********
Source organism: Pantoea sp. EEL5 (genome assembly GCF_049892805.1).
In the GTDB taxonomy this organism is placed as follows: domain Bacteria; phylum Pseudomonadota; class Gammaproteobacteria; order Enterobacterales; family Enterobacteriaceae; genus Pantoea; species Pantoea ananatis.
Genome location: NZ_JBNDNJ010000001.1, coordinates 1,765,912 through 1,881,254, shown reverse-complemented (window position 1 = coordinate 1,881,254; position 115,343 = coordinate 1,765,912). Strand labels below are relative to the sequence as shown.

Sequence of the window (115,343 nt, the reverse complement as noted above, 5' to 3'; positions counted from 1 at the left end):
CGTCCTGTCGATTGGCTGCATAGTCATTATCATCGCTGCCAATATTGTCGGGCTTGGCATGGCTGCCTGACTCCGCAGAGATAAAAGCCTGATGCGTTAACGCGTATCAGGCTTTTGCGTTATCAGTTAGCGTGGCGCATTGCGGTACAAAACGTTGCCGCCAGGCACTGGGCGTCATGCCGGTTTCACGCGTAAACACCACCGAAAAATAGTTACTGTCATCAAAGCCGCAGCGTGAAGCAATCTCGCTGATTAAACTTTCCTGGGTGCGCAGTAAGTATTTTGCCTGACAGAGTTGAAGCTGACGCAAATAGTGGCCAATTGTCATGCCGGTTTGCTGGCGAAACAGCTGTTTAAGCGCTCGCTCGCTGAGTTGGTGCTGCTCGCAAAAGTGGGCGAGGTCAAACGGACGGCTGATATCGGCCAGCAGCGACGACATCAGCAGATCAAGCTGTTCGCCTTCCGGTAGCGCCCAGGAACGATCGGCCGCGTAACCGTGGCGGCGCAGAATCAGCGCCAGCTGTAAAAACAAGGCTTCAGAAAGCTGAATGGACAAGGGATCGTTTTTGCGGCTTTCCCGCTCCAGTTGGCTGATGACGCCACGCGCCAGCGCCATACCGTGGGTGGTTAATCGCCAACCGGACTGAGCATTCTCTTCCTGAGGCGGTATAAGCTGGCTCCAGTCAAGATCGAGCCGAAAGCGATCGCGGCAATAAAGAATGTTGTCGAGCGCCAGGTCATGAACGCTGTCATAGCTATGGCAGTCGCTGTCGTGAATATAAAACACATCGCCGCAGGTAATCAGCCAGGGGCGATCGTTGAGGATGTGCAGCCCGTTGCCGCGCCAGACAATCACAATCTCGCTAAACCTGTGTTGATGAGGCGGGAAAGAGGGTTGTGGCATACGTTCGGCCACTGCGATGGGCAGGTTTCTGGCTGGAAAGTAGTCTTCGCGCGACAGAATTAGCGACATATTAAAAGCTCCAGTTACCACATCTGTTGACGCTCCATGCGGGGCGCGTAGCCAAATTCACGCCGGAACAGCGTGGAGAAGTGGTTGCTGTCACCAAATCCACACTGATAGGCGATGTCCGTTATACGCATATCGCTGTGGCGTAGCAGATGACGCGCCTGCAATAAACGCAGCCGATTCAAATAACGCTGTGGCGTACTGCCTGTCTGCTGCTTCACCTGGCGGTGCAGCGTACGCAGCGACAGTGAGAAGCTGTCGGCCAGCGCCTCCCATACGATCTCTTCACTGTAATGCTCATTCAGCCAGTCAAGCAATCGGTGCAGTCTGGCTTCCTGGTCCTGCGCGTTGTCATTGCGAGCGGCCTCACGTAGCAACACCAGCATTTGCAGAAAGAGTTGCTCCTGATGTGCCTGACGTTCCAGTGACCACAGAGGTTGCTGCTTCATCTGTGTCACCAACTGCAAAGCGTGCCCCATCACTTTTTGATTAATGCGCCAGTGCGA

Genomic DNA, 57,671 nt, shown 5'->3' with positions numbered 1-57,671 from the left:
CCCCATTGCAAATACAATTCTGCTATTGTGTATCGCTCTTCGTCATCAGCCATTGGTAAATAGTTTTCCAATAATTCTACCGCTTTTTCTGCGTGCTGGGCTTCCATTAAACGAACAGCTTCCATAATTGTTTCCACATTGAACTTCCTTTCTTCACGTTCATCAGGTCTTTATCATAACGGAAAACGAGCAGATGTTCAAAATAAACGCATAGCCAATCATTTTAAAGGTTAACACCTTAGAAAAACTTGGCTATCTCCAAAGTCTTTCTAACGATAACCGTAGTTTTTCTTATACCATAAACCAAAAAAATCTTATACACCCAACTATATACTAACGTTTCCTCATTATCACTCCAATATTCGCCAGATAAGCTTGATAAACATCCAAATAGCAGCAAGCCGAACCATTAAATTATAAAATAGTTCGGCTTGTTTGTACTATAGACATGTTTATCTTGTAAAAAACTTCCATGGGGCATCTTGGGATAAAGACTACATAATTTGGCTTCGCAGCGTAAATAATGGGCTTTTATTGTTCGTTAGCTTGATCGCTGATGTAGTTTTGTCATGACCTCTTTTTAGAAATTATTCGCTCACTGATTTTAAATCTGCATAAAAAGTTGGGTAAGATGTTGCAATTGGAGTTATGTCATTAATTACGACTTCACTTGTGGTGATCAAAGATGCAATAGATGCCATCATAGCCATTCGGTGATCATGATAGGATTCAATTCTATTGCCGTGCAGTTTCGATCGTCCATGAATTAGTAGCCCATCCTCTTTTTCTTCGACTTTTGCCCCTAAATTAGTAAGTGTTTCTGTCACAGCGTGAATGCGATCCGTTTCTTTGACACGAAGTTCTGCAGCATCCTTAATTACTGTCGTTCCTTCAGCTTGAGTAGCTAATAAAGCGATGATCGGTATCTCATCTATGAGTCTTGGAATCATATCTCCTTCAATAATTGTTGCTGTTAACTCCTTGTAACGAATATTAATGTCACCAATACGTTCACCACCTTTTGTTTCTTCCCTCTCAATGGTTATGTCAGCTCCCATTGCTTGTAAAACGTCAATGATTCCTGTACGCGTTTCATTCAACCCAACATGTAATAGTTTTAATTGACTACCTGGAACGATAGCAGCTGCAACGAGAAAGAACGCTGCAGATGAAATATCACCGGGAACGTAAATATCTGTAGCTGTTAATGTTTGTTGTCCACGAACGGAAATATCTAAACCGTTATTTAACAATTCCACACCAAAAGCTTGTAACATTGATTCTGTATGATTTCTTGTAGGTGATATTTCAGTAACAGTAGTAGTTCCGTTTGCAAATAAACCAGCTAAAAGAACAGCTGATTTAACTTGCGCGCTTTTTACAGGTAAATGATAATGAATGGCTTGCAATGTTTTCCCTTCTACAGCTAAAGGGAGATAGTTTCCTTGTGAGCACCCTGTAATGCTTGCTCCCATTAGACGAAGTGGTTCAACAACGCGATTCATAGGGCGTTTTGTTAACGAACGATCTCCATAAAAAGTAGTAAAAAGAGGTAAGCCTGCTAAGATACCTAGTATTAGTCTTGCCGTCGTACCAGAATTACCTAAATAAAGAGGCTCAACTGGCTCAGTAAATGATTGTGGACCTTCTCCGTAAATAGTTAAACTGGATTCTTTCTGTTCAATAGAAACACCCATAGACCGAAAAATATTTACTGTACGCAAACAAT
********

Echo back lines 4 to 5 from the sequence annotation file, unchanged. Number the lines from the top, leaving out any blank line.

Sequence of the window (115,343 nt, the reverse complement as noted above, 5' to 3'; positions counted from 1 at the left end):
CGTCCTGTCGATTGGCTGCATAGTCATTATCATCGCTGCCAATATTGTCGGGCTTGGCATGGCTGCCTGACTCCGCAGAGATAAAAGCCTGATGCGTTAACGCGTATCAGGCTTTTGCGTTATCAGTTAGCGTGGCGCATTGCGGTACAAAACGTTGCCGCCAGGCACTGGGCGTCATGCCGGTTTCACGCGTAAACACCACCGAAAAATAGTTACTGTCATCAAAGCCGCAGCGTGAAGCAATCTCGCTGATTAAACTTTCCTGGGTGCGCAGTAAGTATTTTGCCTGACAGAGTTGAAGCTGACGCAAATAGTGGCCAATTGTCATGCCGGTTTGCTGGCGAAACAGCTGTTTAAGCGCTCGCTCGCTGAGTTGGTGCTGCTCGCAAAAGTGGGCGAGGTCAAACGGACGGCTGATATCGGCCAGCAGCGACGACATCAGCAGATCAAGCTGTTCGCCTTCCGGTAGCGCCCAGGAACGATCGGCCGCGTAACCGTGGCGGCGCAGAATCAGCGCCAGCTGTAAAAACAAGGCTTCAGAAAGCTGAATGGACAAGGGATCGTTTTTGCGGCTTTCCCGCTCCAGTTGGCTGATGACGCCACGCGCCAGCGCCATACCGTGGGTGGTTAATCGCCAACCGGACTGAGCATTCTCTTCCTGAGGCGGTATAAGCTGGCTCCAGTCAAGATCGAGCCGAAAGCGATCGCGGCAATAAAGAATGTTGTCGAGCGCCAGGTCATGAACGCTGTCATAGCTATGGCAGTCGCTGTCGTGAATATAAAACACATCGCCGCAGGTAATCAGCCAGGGGCGATCGTTGAGGATGTGCAGCCCGTTGCCGCGCCAGACAATCACAATCTCGCTAAACCTGTGTTGATGAGGCGGGAAAGAGGGTTGTGGCATACGTTCGGCCACTGCGATGGGCAGGTTTCTGGCTGGAAAGTAGTCTTCGCGCGACAGAATTAGCGACATATTAAAAGCTCCAGTTACCACATCTGTTGACGCTCCATGCGGGGCGCGTAGCCAAATTCACGCCGGAACAGCGTGGAGAAGTGGTTGCTGTCACCAAATCCACACTGATAGGCGATGTCCGTTATACGCATATCGCTGTGGCGTAGCAGATGACGCGCCTGCAATAAACGCAGCCGATTCAAATAACGCTGTGGCGTACTGCCTGTCTGCTGCTTCACCTGGCGGTGCAGCGTACGCAGCGACAGTGAGAAGCTGTCGGCCAGCGCCTCCCATACGATCTCTTCACTGTAATGCTCATTCAGCCAGTCAAGCAATCGGTGCAGTCTGGCTTCCTGGTCCTGCGCGTTGTCATTGCGAGCGGCCTCACGTAGCAACACCAGCATTTGCAGAAAGAGTTGCTCCTGATGTGCCTGACGTTCCAGTGACCACAGAGGTTGCTGCTTCATCTGTGTCACCAACTGCAAAGCGTGCCCCATCACTTTTTGATTAATGCGCCAGTGCGA